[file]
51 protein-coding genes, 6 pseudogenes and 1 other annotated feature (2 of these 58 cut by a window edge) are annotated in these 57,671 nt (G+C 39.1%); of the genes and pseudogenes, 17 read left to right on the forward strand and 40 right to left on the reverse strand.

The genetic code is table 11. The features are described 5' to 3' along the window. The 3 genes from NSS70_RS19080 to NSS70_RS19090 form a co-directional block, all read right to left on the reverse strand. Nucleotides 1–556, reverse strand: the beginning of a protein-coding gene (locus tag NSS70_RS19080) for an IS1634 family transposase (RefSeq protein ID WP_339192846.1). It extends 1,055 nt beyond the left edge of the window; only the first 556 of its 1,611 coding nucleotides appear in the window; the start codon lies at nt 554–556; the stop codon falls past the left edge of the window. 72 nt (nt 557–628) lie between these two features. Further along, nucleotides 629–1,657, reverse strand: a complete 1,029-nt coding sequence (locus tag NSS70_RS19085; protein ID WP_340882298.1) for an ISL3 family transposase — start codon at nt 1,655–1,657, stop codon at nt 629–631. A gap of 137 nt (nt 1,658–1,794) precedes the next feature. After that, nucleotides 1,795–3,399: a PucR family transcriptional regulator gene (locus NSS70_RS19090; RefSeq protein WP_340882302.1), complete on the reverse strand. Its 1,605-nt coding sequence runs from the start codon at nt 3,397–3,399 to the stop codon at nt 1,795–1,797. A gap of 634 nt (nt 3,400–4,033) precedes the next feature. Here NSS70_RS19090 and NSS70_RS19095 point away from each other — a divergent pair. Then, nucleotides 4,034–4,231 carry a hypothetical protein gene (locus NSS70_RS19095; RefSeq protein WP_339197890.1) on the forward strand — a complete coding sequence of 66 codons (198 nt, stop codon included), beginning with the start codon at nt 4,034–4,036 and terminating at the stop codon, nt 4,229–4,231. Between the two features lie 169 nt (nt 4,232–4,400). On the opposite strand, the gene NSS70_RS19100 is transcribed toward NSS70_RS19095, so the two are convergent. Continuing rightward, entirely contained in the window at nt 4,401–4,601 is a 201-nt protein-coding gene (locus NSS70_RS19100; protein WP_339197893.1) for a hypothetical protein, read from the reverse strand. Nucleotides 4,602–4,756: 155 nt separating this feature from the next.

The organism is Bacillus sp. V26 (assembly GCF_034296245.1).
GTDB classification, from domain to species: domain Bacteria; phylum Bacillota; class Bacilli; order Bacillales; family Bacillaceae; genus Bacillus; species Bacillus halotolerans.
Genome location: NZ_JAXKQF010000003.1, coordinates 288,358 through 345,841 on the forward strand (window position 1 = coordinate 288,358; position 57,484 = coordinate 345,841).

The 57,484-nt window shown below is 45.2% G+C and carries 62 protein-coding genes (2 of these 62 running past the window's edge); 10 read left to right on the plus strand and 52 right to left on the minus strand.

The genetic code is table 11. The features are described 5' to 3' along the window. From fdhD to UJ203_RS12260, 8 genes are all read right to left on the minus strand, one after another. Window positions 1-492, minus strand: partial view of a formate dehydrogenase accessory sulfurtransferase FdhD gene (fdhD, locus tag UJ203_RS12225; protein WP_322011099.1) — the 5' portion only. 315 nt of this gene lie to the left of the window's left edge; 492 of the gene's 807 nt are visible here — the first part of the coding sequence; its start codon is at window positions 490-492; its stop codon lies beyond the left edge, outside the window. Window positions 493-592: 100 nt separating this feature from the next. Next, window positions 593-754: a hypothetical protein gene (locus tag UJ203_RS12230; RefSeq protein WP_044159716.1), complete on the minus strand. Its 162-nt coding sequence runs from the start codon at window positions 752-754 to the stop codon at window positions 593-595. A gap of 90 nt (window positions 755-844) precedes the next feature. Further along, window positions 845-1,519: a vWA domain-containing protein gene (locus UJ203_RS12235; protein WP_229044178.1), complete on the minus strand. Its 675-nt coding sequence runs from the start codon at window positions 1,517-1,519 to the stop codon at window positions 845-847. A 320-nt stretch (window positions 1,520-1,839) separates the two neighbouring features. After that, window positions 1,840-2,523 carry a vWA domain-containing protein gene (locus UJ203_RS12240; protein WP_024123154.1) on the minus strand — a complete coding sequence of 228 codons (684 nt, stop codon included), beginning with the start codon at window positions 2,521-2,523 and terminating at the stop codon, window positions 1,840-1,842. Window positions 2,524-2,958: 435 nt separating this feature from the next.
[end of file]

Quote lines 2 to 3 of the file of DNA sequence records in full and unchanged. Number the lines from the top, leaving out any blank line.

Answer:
The genetic code is table 11. The features are described 5' to 3' along the window. The 3 genes from NSS70_RS19080 to NSS70_RS19090 form a co-directional block, all read right to left on the reverse strand. Nucleotides 1–556, reverse strand: the beginning of a protein-coding gene (locus tag NSS70_RS19080) for an IS1634 family transposase (RefSeq protein ID WP_339192846.1). It extends 1,055 nt beyond the left edge of the window; only the first 556 of its 1,611 coding nucleotides appear in the window; the start codon lies at nt 554–556; the stop codon falls past the left edge of the window. 72 nt (nt 557–628) lie between these two features. Further along, nucleotides 629–1,657, reverse strand: a complete 1,029-nt coding sequence (locus tag NSS70_RS19085; protein ID WP_340882298.1) for an ISL3 family transposase — start codon at nt 1,655–1,657, stop codon at nt 629–631. A gap of 137 nt (nt 1,658–1,794) precedes the next feature. After that, nucleotides 1,795–3,399: a PucR family transcriptional regulator gene (locus NSS70_RS19090; RefSeq protein WP_340882302.1), complete on the reverse strand. Its 1,605-nt coding sequence runs from the start codon at nt 3,397–3,399 to the stop codon at nt 1,795–1,797. A gap of 634 nt (nt 3,400–4,033) precedes the next feature. Here NSS70_RS19090 and NSS70_RS19095 point away from each other — a divergent pair. Then, nucleotides 4,034–4,231 carry a hypothetical protein gene (locus NSS70_RS19095; RefSeq protein WP_339197890.1) on the forward strand — a complete coding sequence of 66 codons (198 nt, stop codon included), beginning with the start codon at nt 4,034–4,036 and terminating at the stop codon, nt 4,229–4,231. Between the two features lie 169 nt (nt 4,232–4,400). On the opposite strand, the gene NSS70_RS19100 is transcribed toward NSS70_RS19095, so the two are convergent. Continuing rightward, entirely contained in the window at nt 4,401–4,601 is a 201-nt protein-coding gene (locus NSS70_RS19100; protein WP_339197893.1) for a hypothetical protein, read from the reverse strand. Nucleotides 4,602–4,756: 155 nt separating this feature from the next.

The organism is Bacillus sp. V26 (assembly GCF_034296245.1).